4. On Islamophobic stereotypes, 15 percent of Americans, 23 percent of Republicans, and 12 percent of Democrats feel that, “generally speaking, Muslims in the United States behave in dangerous, anti-American ways,” while 23 percent of Americans, 36 percent of Republicans, and 17 percent of Democrats agree that “war and violence are means of religious expression in the Muslim faith.”
Our findings matter for numerous reasons. First, the Marcon poll demonstrates that rising extremism is not the province of a small number of political actors – like the insurrectionists that stormed the U.S. Capitol on January 6. Instead, we see that large numbers of people indulge in racism and religious fundamentalism in ways that are compatible with white Christian nationalism, even as most Americans do not refer to themselves as white supremacists.
Second, the survey demonstrates that much of the American right, and the public in general, excels at the politics of denialism, claiming not to support extremism, while appropriating values that are white Christian nationalist-compatible. The Marcon survey reveals only a minuscule number of Americans openly identify with fascist and white supremacist politics. Only 4 percent of Americans, 2 percent of Republicans, and 5 percent of Democrats think that it’s “acceptable” to “hold Nazi views.” Similarly, only 10 percent of Americans, 9 percent of Democrats, and 14 percent of Republicans “identify” with the “white nationalist movement in the U.S.” today. And yet, we also find that 22 percent of Americans, 30 percent of Republicans, and 17 percent of Democrats admit to supporting “the ‘alt-right’ movement that was active in Charlottesville, Virginia in 2017, and that made headlines due to its conflict with counter-protesters over its opposition to removing confederate statues in public parks.” The “alt-right” is notoriously fascist in its politics, identifying with antisemitism, white supremacy, Great Replacement theory, and violence. So to identify with this movement is to identify with fascism and white supremacy.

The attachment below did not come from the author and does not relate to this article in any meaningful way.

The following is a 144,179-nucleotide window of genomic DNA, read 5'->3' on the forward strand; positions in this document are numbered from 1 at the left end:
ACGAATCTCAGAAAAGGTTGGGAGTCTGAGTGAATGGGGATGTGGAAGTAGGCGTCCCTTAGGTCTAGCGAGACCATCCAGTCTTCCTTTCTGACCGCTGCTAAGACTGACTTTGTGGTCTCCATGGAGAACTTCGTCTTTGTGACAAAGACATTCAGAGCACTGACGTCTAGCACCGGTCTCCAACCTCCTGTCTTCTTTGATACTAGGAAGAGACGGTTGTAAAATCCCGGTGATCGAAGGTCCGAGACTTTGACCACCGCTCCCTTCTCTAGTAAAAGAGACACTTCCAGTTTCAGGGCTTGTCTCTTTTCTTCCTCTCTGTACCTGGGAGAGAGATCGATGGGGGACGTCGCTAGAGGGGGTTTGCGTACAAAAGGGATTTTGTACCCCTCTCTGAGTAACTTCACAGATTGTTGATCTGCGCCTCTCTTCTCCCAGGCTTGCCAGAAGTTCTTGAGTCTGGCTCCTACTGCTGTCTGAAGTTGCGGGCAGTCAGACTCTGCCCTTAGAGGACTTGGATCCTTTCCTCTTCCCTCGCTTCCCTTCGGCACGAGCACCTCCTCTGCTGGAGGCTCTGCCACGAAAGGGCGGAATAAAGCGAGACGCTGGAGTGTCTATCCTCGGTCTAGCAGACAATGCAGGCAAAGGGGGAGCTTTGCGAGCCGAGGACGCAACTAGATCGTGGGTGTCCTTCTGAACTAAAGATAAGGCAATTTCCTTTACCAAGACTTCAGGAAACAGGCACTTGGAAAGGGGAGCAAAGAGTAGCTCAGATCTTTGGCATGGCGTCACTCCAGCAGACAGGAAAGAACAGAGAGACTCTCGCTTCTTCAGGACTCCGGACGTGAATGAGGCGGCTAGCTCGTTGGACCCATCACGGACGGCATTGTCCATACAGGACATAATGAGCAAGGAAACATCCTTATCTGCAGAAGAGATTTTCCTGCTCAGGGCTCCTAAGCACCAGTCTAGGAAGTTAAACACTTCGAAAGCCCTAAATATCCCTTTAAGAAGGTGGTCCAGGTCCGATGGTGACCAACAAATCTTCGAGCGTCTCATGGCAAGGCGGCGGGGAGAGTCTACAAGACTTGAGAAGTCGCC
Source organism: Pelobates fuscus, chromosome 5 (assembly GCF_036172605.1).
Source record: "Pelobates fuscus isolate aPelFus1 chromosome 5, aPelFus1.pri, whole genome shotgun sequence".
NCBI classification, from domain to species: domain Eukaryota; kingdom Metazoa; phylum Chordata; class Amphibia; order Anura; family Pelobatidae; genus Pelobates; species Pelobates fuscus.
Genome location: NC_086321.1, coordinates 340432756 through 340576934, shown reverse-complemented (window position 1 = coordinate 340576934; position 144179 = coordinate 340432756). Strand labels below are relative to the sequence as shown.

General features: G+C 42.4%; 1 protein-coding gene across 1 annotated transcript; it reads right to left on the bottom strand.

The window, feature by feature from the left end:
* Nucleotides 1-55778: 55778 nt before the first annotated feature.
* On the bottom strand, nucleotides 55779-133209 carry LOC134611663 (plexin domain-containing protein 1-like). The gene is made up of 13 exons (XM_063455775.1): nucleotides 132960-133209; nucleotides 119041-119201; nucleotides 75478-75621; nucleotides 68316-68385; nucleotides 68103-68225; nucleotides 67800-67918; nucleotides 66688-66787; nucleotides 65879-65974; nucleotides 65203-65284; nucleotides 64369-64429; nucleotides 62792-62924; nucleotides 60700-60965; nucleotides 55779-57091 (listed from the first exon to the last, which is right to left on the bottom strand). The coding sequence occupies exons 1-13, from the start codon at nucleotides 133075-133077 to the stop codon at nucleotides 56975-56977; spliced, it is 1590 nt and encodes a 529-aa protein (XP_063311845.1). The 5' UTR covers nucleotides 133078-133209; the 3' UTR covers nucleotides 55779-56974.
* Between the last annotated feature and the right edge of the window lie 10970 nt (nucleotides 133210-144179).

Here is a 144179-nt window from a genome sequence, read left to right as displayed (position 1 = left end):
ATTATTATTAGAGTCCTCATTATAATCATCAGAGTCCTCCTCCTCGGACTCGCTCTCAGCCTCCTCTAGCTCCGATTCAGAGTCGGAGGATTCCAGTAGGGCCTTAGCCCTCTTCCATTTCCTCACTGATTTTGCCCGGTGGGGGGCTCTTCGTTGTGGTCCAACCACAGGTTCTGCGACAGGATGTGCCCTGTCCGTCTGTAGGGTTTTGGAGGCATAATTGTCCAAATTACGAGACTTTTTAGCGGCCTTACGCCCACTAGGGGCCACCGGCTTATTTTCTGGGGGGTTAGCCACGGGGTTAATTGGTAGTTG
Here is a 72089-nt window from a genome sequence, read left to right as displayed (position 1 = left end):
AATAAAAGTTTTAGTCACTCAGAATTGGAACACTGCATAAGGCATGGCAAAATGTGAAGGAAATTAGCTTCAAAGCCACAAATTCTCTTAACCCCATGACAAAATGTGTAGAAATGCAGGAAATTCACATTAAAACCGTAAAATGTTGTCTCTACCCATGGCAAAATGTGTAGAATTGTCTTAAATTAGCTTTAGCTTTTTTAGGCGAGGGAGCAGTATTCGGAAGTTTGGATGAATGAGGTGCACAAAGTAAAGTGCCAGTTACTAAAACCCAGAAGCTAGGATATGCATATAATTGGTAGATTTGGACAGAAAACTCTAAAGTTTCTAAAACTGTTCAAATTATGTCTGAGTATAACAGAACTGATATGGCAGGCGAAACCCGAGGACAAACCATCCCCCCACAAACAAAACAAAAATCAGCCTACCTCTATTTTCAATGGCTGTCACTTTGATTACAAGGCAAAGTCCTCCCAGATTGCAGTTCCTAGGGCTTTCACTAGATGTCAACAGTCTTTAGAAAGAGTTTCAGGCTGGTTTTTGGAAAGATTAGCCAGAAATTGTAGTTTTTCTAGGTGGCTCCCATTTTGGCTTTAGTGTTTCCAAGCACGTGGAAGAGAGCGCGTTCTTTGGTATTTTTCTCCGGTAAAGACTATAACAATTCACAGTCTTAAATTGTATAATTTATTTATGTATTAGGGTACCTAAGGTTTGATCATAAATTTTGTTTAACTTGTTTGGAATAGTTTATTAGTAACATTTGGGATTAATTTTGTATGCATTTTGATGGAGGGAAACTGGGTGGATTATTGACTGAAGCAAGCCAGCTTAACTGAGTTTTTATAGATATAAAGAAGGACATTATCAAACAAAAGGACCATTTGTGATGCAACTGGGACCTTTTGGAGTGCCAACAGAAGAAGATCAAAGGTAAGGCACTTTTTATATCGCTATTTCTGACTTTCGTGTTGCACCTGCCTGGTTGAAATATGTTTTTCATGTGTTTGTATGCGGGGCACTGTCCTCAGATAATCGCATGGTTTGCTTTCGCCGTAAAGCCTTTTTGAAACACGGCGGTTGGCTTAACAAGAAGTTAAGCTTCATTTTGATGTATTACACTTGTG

Outside of the disturbing statistic that roughly a third of the GOP identifies with a fascist political movement, the Marcon poll reveals that about a quarter of Americans (26 percent) and just under half of Republicans (44 percent) formally identify with Christian nationalism, calling on the U.S. to officially declare itself a Christian nation. A slim majority of the GOP (51 percent) and more than a third of Americans (34 percent) operationally embrace the Christian nationalist agenda by calling on U.S. leaders to illegally support Christian values, even as the U.S. Constitution prohibits the government from doing so. Similarly, although less than one in ten Americans call themselves white nationalists, close to half to two-thirds of Republicans, and between a quarter to nearly half of Americans (depending on the question asked) identify with values that are white supremacist-compatible in relation to neo-confederate iconography, Great Replacement theory, and identification with white ethno-nationalism.
Finally, Christian white nationalist beliefs matter because of how they influence Americans’ beliefs about various political issues. Our statistical “regression” analysis of the Marcon poll reveals that individuals who express white Christian nationalist-compatible beliefs are significantly more likely to agree with a variety of political opinions, controlling for respondents’ age, education, race, gender, income, class status, political party identification, and ideology. These include:
+ Support for “the wall Trump sought to build between the U.S. and Mexico.”
+ Approval of “Trump’s travel ban, which was applied to Iran, Iraq, Libya, Somalia, Sudan, Syria, and Yemen.”
+ Opposition to progressive social movements, via agreement that “Black Lives Matter is embarrassing for the nation because it conveys the idea that America has never been a country of liberty and justice for all.”
+ Opposition to “Critical race theory” as “divisive and harmful” and as something that “should not be taught in American schools because it makes young people think poorly of their country and of white people.”
+ Acknowledgement that one is “likely” to “vote for Donald Trump for president in 2024” if “he wins the Republican primary.”
Where does a class analysis of American society fit into all of this? The Marcon survey also included an array of economic metrics, designed to measure the extent to which people suffer from economic and financial insecurity. The survey asked Americans if they faced any of the following challenges over the last five years:
+ If they defaulted on a student loan
+ If they were foreclosed on their home or evicted from a residence
+ If they were unable to get health care or pay a health care-related bill
+ If they declared bankruptcy
+ If they were laid off from their job
+ If they work a second job or overtime in their main job